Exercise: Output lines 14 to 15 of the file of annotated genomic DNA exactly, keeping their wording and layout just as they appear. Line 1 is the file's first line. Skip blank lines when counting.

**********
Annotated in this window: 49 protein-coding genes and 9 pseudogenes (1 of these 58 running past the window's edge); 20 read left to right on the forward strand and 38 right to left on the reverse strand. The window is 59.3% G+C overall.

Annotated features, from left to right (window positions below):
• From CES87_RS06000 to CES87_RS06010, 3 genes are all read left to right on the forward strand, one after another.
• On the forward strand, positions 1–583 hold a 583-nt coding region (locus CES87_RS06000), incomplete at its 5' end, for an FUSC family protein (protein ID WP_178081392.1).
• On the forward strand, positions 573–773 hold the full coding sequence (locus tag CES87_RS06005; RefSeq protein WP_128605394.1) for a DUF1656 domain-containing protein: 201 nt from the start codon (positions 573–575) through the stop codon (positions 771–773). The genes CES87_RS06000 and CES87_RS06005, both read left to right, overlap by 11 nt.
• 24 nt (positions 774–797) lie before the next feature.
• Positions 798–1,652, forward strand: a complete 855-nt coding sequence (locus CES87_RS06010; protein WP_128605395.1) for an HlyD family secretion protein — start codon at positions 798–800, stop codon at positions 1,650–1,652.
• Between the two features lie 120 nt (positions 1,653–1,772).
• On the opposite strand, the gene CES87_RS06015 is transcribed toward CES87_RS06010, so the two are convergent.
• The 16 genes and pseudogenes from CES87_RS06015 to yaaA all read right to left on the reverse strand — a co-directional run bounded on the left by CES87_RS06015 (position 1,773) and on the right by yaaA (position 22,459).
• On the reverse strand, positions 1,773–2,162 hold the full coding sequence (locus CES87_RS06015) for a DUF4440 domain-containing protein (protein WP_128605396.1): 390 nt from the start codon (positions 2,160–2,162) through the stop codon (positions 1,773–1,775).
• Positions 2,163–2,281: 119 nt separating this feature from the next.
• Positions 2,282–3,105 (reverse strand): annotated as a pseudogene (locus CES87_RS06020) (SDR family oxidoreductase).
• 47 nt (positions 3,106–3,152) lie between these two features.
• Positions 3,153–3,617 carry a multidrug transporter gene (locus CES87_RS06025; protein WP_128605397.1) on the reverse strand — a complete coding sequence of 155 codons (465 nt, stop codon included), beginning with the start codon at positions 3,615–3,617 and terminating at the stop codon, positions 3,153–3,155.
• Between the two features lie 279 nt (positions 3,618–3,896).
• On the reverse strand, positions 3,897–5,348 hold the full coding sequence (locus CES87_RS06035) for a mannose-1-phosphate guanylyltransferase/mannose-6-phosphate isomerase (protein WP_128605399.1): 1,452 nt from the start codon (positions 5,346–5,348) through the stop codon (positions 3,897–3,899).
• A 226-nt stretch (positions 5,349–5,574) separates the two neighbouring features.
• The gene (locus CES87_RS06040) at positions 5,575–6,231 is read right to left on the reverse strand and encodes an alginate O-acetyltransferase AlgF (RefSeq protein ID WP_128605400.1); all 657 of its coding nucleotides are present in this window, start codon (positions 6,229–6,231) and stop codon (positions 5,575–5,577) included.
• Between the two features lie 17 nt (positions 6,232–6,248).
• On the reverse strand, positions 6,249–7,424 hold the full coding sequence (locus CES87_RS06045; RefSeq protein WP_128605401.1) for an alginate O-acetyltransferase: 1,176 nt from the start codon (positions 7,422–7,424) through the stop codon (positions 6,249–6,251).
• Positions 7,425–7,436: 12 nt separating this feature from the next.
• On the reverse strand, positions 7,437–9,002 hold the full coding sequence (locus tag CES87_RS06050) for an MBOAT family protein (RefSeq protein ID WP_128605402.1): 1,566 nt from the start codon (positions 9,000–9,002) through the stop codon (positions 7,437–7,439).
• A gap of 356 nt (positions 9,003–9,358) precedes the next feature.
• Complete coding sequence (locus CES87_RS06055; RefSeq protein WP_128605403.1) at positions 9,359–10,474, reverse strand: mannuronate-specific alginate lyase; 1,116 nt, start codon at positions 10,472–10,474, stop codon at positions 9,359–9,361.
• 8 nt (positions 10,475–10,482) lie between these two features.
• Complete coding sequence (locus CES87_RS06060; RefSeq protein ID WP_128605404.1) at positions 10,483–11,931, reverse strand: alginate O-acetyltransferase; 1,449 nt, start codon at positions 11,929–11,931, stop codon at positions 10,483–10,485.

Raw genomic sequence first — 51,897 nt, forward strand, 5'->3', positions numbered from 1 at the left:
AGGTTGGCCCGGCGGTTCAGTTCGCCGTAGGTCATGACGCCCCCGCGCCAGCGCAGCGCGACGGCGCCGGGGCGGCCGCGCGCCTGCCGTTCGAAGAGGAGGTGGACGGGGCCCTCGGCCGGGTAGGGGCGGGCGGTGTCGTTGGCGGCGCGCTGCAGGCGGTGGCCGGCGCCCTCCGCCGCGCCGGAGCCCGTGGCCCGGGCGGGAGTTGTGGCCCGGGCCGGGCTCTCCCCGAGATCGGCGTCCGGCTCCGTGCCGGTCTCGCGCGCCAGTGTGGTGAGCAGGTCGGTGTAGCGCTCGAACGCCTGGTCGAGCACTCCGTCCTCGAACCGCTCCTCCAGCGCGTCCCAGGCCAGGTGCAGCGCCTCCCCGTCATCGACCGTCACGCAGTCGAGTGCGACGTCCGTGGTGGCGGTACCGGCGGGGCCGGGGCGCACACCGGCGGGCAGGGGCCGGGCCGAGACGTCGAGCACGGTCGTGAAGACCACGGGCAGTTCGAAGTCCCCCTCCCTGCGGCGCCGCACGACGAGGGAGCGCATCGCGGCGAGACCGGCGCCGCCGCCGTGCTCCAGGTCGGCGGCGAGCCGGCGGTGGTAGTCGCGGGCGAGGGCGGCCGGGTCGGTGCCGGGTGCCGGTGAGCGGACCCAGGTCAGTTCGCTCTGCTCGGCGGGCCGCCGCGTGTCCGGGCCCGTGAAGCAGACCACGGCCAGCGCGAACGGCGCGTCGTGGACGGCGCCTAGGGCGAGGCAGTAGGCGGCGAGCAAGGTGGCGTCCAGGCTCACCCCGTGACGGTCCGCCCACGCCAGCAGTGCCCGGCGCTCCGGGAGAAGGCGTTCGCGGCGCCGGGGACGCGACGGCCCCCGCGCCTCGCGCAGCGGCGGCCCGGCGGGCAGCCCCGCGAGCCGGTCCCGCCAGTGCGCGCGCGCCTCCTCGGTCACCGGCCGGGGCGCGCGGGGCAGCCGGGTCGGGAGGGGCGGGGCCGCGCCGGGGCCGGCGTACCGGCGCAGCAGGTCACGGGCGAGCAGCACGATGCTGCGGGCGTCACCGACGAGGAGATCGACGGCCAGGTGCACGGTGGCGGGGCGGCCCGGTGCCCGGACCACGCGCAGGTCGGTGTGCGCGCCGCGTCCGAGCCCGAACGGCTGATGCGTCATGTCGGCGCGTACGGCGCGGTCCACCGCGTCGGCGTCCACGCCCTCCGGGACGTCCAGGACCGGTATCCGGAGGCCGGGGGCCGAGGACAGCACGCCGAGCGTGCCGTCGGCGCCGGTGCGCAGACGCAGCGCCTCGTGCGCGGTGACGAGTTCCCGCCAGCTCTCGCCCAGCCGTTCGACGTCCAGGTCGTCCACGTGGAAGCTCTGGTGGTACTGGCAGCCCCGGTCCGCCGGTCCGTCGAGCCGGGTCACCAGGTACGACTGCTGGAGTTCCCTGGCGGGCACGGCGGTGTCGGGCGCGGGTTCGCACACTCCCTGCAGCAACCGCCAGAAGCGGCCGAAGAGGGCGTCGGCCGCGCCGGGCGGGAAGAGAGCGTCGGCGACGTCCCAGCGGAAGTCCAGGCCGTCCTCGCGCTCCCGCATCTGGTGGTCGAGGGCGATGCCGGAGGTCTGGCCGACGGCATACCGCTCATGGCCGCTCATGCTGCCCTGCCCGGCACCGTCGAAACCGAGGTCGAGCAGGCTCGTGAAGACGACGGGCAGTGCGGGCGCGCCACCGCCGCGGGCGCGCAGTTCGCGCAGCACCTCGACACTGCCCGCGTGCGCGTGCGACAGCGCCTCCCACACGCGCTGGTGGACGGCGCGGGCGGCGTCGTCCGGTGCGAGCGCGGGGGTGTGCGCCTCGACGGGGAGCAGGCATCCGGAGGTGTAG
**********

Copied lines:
• 47 nt (positions 3,106–3,152) lie between these two features.
• Positions 3,153–3,617 carry a multidrug transporter gene (locus CES87_RS06025; protein WP_128605397.1) on the reverse strand — a complete coding sequence of 155 codons (465 nt, stop codon included), beginning with the start codon at positions 3,615–3,617 and terminating at the stop codon, positions 3,153–3,155.